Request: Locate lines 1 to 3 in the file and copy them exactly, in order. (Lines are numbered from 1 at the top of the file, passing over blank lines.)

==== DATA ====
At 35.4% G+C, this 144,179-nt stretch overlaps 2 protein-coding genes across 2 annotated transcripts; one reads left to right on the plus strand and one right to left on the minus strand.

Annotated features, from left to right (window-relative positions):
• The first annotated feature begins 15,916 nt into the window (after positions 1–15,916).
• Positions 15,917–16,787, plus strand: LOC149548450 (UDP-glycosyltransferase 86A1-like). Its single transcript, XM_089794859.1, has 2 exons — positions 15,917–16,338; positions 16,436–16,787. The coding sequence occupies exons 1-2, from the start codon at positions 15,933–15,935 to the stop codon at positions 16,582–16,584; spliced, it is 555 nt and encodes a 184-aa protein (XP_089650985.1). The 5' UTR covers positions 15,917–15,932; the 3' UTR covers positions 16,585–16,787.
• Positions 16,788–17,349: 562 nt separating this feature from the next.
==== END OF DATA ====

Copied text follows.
At 35.4% G+C, this 144,179-nt stretch overlaps 2 protein-coding genes across 2 annotated transcripts; one reads left to right on the plus strand and one right to left on the minus strand.

Annotated features, from left to right (window-relative positions):
• The first annotated feature begins 15,916 nt into the window (after positions 1–15,916).